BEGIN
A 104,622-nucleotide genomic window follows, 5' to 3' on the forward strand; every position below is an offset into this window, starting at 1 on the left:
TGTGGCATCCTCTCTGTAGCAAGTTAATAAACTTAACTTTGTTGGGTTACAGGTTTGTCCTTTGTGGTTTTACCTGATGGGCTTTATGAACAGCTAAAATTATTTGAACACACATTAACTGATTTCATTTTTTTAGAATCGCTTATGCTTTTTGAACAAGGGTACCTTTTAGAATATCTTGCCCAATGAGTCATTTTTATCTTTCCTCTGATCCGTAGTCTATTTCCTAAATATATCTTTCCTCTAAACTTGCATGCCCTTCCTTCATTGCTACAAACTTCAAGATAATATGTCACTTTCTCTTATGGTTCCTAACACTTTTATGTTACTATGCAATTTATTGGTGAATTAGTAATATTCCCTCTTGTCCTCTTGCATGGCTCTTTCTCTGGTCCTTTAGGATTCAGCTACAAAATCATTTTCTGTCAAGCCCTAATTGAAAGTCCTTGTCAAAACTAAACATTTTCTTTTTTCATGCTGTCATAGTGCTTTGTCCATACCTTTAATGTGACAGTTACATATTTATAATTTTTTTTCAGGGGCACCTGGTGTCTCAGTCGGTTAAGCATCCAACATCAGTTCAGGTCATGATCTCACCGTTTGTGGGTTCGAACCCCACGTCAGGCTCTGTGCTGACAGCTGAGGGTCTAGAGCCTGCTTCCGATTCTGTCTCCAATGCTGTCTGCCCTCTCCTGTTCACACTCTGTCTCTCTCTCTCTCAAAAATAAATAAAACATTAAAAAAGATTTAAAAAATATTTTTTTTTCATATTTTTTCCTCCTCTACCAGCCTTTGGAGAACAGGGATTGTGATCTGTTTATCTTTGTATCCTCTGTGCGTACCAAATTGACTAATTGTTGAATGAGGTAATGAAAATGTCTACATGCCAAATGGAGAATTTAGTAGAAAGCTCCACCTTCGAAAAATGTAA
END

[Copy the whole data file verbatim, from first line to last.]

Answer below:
A 104,622-nucleotide genomic window follows, 5' to 3' on the forward strand; every position below is an offset into this window, starting at 1 on the left:
TGTGGCATCCTCTCTGTAGCAAGTTAATAAACTTAACTTTGTTGGGTTACAGGTTTGTCCTTTGTGGTTTTACCTGATGGGCTTTATGAACAGCTAAAATTATTTGAACACACATTAACTGATTTCATTTTTTTAGAATCGCTTATGCTTTTTGAACAAGGGTACCTTTTAGAATATCTTGCCCAATGAGTCATTTTTATCTTTCCTCTGATCCGTAGTCTATTTCCTAAATATATCTTTCCTCTAAACTTGCATGCCCTTCCTTCATTGCTACAAACTTCAAGATAATATGTCACTTTCTCTTATGGTTCCTAACACTTTTATGTTACTATGCAATTTATTGGTGAATTAGTAATATTCCCTCTTGTCCTCTTGCATGGCTCTTTCTCTGGTCCTTTAGGATTCAGCTACAAAATCATTTTCTGTCAAGCCCTAATTGAAAGTCCTTGTCAAAACTAAACATTTTCTTTTTTCATGCTGTCATAGTGCTTTGTCCATACCTTTAATGTGACAGTTACATATTTATAATTTTTTTTCAGGGGCACCTGGTGTCTCAGTCGGTTAAGCATCCAACATCAGTTCAGGTCATGATCTCACCGTTTGTGGGTTCGAACCCCACGTCAGGCTCTGTGCTGACAGCTGAGGGTCTAGAGCCTGCTTCCGATTCTGTCTCCAATGCTGTCTGCCCTCTCCTGTTCACACTCTGTCTCTCTCTCTCTCAAAAATAAATAAAACATTAAAAAAGATTTAAAAAATATTTTTTTTTCATATTTTTTCCTCCTCTACCAGCCTTTGGAGAACAGGGATTGTGATCTGTTTATCTTTGTATCCTCTGTGCGTACCAAATTGACTAATTGTTGAATGAGGTAATGAAAATGTCTACATGCCAAATGGAGAATTTAGTAGAAAGCTCCACCTTCGAAAAATGTAA